Get with the program, Bobbo. Real socialists are market socialists nowadays.

Not a liberal, thanks. My point was that compassion is not just thinking about others' problems it is also acting to help them. I did not say this was easy but I do think policy is important when the shocks are broadly felt. Good for you that you don't screen resumes on months out of probably got a valuable colleague as a result.

"You think you were the first to notice they were a pressing policy concern?" Hmmm. Maybe he is. Do you know any politicians talking about this in practical terms? Know any academics talking in practical terms about much of anything? Why are there a few hundred million Chinese doing jobs that are ZMP over here?

No, he is not. If thoughtfulness were the only determinant of economic policy outcomes, I am sure the economy would have already hit the 4 percent growth forecasts. Sadly and but not surprisingly it is not. Also even if the mysteries of the "actual problem" are unlocked there is a long way to go toward a solution. And unfortunately long-term unemployment is a problem that tends to get worse with time.

"Also the compassionate thing (and the mandated thing) would have been to step up and DO something more in terms of policy."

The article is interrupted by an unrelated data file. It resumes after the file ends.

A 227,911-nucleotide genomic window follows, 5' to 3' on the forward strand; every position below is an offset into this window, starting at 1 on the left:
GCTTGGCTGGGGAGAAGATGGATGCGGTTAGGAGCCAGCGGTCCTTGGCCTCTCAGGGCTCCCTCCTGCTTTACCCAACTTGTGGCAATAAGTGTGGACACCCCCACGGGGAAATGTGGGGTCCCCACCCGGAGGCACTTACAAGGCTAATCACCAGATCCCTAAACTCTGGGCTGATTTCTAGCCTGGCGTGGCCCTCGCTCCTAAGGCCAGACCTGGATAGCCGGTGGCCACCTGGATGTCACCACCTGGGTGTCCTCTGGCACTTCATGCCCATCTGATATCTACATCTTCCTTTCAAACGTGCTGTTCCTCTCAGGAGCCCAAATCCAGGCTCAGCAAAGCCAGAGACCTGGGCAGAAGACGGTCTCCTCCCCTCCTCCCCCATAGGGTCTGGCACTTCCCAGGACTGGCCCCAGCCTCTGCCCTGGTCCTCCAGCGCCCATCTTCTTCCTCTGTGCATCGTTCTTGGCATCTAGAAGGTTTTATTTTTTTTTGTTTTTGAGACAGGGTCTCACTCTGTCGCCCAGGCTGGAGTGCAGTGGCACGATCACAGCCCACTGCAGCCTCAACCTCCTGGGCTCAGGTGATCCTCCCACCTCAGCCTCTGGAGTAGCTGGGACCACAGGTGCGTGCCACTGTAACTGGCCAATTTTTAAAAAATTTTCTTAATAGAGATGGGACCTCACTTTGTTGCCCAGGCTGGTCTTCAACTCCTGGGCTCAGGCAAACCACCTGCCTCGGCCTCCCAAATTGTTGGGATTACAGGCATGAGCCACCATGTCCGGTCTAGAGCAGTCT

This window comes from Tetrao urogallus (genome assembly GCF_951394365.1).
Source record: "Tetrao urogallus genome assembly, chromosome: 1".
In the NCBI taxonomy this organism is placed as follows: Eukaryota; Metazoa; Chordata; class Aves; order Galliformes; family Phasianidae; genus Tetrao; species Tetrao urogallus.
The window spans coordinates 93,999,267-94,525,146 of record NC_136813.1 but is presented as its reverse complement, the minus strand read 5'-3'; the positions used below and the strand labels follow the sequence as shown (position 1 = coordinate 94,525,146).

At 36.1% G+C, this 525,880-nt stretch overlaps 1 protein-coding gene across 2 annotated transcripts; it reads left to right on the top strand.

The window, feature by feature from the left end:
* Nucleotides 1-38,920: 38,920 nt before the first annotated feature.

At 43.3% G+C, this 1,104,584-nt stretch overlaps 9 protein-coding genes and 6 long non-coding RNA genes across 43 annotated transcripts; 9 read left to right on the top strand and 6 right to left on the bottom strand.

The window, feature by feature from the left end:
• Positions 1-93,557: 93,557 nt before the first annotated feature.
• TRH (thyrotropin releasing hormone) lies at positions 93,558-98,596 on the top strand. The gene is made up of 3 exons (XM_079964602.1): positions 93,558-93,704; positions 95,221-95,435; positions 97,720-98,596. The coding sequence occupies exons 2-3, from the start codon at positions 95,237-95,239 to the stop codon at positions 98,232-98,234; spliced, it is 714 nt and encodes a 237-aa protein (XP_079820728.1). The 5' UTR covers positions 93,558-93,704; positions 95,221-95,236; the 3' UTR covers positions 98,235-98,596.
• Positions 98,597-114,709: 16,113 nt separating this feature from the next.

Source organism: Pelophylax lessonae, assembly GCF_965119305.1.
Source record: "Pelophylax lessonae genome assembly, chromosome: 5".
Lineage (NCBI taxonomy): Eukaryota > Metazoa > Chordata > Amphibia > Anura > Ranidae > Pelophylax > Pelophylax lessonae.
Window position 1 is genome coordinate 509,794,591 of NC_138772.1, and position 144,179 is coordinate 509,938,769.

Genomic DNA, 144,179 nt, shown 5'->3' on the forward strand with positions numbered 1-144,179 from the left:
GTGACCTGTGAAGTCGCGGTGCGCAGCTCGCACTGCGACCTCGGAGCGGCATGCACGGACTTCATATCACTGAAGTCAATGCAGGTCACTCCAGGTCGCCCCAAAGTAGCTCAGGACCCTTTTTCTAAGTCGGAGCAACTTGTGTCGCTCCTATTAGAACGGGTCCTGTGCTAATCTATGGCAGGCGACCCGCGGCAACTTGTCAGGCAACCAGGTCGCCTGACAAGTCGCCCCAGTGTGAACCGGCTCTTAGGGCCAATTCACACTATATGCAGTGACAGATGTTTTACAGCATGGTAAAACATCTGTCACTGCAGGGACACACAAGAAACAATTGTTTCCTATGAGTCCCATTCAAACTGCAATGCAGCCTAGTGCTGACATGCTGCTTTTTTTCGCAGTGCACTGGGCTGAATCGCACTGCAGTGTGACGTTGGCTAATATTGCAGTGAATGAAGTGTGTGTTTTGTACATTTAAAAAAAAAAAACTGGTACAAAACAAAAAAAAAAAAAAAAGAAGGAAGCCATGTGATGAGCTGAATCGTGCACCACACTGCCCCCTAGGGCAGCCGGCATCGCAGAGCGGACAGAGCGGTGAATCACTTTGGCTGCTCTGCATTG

Those last four words are key, of course. Don't actually hire these people yourself, for God's sake, use the magic of OPM. Now THAT'S compassion, THAT'S stepping up.

I chose my words purposely. As one example, the Fed has a dual mandate of promoting price stability AND full employment. So it's their job to consider policy responses to the elevated unemployment rate. THAT'S as much stepping up as any private employer. Why does this turn into a government vs the firms discussion? ... This is about productive individuals who are now out of work for a while with all the individual, family, and community repercussions that brings. If the unemployment rate were down at 5 percent I would agree with you that the market could probably just work it out for any long-term unemployed, but that's not the hand we've been dealt.